The West Hollywood City Council extended its eviction moratorium for residential and commercial tenants through July 31, at which time the council will consider whether further extensions are warranted, during a virtual City Council meeting on June 15.
The City Council unanimously approved the extension as part of the consent calendar, but also included guidelines outlining circumstances in which a residential eviction can occur.
A city staff report explained how a landlord could potentially terminate a tenancy on the following grounds: nonpayment of rent not due to financial impacts related to COVID-19, a tenant using the rental unit for an illegal purpose, a tenant creating and maintaining a dangerous unsanitary condition, or if an eviction is necessary to address an imminent and objectively verifiable threat to the health or safety of other residents of the rental property.
Under these circumstances, the landlord must give proper notice to the tenant and provide an opportunity for the tenant to fix the issue, as well as communicate with the city about the issue. Landlords must provide documentation about the circumstance if the problem continues and if they pursue an eviction.
But even though the city would allow these types of evictions to move forward, the California court system is currently not processing any eviction cases. In April, the California Judicial Council, the rule-making body of the California court system, approved emergency rules related to COVID-19 stating that courts would not process any eviction cases until 90 days after the state of emergency expires.
Gov. Gavin Newsom extended the statewide eviction moratorium to July 28, which stipulates California courts will not begin processing eviction cases until Oct. 27, unless Newsom extends or changes the eviction moratorium again.
Residential and commercial tenants are still protected from being evicted for non-payment of rent due to financial hardships related to COVID-19. The purpose of the city’s eviction moratorium is to protect residential and commercial tenants from mass evictions that would lead to an increase in homelessness and the spread of COVID-19.
If the city of West Hollywood decides not to extend the citywide eviction moratorium, residential tenants are expected to pay rent again in August and have one year to repay any back rent they owe.
In a partnership between the city and the West Hollywood Chamber of Commerce, mediation services are available to tenants and landlords. The service includes counseling and aims to help tenants and landlords reach mutually agreeable settlements on how to create a rent deferral repayment plan.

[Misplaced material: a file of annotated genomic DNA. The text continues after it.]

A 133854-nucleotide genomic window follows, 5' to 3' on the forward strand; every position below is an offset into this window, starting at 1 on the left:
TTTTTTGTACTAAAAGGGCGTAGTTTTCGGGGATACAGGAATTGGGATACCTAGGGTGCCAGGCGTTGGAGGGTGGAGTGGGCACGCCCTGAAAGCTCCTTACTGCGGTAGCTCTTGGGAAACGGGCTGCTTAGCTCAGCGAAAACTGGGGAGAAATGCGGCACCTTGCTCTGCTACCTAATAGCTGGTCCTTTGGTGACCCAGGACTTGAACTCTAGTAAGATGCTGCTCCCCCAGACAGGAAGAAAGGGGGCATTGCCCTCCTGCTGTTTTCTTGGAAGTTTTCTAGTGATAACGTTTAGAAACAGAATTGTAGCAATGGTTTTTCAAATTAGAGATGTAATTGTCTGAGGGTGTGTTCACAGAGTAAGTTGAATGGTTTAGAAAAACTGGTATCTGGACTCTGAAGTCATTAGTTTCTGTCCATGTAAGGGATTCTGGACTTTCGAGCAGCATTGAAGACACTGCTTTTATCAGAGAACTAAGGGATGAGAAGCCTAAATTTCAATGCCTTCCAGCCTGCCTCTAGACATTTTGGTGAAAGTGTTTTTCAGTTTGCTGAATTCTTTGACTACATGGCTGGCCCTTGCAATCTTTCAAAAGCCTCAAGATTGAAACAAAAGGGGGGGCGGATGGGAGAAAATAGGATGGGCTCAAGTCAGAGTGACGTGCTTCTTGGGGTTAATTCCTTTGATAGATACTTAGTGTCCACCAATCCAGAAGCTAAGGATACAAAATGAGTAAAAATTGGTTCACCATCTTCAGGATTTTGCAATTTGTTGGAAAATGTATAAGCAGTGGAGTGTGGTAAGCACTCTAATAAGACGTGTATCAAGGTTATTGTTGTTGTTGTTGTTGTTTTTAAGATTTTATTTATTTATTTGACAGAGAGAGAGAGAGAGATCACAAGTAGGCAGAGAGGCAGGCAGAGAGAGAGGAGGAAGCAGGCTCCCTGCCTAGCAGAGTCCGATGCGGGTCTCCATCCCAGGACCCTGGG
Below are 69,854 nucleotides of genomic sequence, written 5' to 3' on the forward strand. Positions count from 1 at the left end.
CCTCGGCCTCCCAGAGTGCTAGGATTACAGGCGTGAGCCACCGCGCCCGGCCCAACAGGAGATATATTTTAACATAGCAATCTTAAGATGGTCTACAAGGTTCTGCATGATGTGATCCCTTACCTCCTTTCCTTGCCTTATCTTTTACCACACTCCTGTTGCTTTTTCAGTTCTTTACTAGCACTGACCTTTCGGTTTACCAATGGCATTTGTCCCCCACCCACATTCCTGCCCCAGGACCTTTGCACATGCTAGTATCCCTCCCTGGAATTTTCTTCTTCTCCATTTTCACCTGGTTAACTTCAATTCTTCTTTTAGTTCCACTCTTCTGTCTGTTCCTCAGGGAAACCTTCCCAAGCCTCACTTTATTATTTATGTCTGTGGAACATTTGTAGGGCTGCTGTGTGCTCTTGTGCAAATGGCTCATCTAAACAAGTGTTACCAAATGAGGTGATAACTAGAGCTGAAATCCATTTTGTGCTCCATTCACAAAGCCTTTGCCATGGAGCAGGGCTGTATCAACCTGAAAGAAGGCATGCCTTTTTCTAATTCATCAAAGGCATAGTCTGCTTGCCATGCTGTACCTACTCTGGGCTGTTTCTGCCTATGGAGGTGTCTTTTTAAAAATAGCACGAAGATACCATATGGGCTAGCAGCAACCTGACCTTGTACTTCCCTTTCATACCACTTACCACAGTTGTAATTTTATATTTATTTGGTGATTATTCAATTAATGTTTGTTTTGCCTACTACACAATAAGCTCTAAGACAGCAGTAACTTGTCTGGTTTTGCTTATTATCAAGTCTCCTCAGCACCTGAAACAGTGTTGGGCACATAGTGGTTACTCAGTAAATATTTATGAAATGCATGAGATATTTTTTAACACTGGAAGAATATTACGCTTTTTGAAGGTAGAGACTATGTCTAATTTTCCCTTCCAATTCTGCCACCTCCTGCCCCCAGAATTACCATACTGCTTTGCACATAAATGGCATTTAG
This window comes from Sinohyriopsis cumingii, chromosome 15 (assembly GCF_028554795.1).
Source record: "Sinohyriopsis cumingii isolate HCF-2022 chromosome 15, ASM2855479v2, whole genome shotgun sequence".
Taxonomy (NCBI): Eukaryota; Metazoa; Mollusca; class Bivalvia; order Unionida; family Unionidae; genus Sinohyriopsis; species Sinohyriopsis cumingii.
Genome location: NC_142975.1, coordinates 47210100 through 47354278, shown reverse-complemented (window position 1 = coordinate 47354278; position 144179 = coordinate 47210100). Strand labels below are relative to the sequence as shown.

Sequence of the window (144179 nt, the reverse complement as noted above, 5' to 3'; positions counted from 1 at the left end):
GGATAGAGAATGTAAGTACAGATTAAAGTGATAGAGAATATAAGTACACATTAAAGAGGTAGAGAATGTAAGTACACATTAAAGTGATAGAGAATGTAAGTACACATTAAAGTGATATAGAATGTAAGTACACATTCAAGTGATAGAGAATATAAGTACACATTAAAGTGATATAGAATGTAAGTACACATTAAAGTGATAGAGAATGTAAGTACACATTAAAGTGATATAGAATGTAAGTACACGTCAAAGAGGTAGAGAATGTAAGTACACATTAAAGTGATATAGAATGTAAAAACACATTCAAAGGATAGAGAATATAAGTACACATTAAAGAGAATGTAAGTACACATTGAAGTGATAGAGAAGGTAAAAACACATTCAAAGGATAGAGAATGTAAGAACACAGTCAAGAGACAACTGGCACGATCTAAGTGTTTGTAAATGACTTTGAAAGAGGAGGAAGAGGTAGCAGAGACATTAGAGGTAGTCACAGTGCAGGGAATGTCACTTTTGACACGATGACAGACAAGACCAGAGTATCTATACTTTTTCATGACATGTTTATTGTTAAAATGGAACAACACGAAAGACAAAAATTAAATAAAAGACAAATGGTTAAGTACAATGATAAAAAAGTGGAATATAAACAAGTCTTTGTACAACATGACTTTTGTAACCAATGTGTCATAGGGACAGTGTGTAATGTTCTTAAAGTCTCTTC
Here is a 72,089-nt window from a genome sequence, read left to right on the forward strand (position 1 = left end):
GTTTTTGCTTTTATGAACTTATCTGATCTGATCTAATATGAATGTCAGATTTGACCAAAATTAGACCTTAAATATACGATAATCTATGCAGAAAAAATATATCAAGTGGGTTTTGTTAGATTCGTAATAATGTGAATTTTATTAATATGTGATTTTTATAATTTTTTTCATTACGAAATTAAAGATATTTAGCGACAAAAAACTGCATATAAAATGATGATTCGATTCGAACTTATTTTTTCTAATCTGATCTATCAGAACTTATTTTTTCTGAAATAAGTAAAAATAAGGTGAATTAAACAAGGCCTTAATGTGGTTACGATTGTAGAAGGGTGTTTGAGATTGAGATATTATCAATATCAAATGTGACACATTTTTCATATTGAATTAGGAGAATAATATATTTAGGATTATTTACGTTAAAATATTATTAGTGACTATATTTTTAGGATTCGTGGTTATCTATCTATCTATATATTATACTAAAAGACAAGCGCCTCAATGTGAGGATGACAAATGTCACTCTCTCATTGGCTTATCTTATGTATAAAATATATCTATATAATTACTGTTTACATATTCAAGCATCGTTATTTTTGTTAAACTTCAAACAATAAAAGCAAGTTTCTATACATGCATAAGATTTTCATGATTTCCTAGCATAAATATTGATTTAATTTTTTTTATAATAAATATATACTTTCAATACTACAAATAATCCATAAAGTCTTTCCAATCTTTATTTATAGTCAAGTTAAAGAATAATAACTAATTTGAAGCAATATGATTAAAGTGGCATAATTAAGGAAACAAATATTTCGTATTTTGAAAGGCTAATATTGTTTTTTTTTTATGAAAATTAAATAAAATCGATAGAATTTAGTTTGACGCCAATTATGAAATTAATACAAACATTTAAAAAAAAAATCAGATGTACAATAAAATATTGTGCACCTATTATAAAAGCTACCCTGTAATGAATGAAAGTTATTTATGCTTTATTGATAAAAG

By visiting weho.org/coronavirus-covid-19/renter-resources, West Hollywood tenants can learn about resources and rental assistance programs provided by the city.
Council members also approved an urgency ordinance with a unanimous vote on June 15 to update some COVID-19 recovery measures in support of businesses, and regulate third-party delivery services fees.
Third-party delivery services use various commission models that can charge a restaurant up to 30% or more per order, including delivery, marketing and promotion, subscription and processing fees, according to a staff report.
Restaurants, in particular small family-owned food establishments, have slowly begun to reopen, but in-person dining is limited to 60% of the business’ occupancy as ordered by the Los Angeles County Department of Public Health.
Under the new urgency ordinance, the city capped the maximum fees to no more than 15% of the purchase price per order for delivery, and no more than 10% of the purchase price per order for all other fees, including marketing, data analytics and technical support. The limit is 25% on total fees for each food order placed through a third-party food delivery service. The city created the urgency ordinance with input from third-party delivery service providers such as Postmates and Grubhub and the West Hollywood restaurant community.
Other changes have also recently occurred with West Hollywood’s emergency orders. City Manager Paul Arevalo issued an executive order that reopened West Hollywood parks, parklets and dog parks. West Hollywood residents must follow county health orders and adhere to physical distancing of 6 feet, and wear face masks or coverings.
Bathrooms, water fountains and exercise equipment will remain closed and unavailable until further notice.
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